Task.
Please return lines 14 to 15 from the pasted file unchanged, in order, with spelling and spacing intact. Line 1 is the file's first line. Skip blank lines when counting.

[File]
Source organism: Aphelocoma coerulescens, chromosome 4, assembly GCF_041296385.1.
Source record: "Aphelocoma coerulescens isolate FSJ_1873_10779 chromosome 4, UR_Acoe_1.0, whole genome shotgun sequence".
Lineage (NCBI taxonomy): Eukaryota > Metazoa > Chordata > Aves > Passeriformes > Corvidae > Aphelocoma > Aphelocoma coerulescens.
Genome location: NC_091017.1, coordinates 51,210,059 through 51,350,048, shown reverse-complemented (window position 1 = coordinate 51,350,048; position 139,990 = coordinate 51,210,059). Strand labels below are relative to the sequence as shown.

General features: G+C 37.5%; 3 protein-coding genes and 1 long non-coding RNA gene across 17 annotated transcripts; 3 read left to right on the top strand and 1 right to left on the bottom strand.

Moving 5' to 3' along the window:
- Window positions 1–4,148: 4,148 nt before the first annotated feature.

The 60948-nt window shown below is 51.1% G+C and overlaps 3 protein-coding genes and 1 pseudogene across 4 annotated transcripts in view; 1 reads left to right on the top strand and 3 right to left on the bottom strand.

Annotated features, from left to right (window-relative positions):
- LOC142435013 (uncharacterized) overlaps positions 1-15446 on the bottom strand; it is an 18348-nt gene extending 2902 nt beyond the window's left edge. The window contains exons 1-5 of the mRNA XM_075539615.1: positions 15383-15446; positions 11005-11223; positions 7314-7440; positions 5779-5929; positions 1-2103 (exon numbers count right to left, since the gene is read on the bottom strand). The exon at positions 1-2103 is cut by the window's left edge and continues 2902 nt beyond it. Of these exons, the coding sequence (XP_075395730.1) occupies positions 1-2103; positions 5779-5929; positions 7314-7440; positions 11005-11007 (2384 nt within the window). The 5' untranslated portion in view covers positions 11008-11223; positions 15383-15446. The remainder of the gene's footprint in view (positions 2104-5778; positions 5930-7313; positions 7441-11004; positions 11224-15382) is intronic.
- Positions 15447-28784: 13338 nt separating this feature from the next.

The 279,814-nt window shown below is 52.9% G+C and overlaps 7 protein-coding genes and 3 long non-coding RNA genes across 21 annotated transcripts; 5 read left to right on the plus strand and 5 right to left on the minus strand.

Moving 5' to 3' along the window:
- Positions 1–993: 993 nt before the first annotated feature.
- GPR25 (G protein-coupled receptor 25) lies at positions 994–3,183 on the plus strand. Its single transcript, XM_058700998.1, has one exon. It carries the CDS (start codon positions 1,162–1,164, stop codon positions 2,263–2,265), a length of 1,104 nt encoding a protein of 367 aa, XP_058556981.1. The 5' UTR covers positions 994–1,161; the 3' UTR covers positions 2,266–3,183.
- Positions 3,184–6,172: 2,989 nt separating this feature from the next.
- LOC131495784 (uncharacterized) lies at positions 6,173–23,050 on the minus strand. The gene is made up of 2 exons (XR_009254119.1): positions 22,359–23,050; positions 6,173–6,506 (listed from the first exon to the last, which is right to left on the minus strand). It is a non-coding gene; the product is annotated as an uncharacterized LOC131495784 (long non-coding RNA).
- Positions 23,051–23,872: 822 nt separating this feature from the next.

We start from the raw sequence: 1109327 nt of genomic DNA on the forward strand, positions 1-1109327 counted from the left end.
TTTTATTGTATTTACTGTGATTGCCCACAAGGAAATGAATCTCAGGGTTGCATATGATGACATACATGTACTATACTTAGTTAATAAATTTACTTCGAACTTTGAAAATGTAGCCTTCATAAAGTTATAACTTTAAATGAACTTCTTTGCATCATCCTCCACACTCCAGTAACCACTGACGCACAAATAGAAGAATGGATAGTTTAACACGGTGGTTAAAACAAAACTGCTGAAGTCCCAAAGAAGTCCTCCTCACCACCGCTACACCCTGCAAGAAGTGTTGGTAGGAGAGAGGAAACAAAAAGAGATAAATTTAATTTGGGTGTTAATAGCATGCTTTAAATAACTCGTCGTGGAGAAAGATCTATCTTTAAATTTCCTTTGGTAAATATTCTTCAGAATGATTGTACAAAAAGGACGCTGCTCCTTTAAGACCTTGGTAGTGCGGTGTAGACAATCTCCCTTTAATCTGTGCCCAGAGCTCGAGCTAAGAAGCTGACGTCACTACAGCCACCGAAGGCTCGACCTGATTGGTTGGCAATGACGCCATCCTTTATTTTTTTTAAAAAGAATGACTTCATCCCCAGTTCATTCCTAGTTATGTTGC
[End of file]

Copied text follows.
- Positions 1–993: 993 nt before the first annotated feature.
- GPR25 (G protein-coupled receptor 25) lies at positions 994–3,183 on the plus strand. Its single transcript, XM_058700998.1, has one exon. It carries the CDS (start codon positions 1,162–1,164, stop codon positions 2,263–2,265), a length of 1,104 nt encoding a protein of 367 aa, XP_058556981.1. The 5' UTR covers positions 994–1,161; the 3' UTR covers positions 2,266–3,183.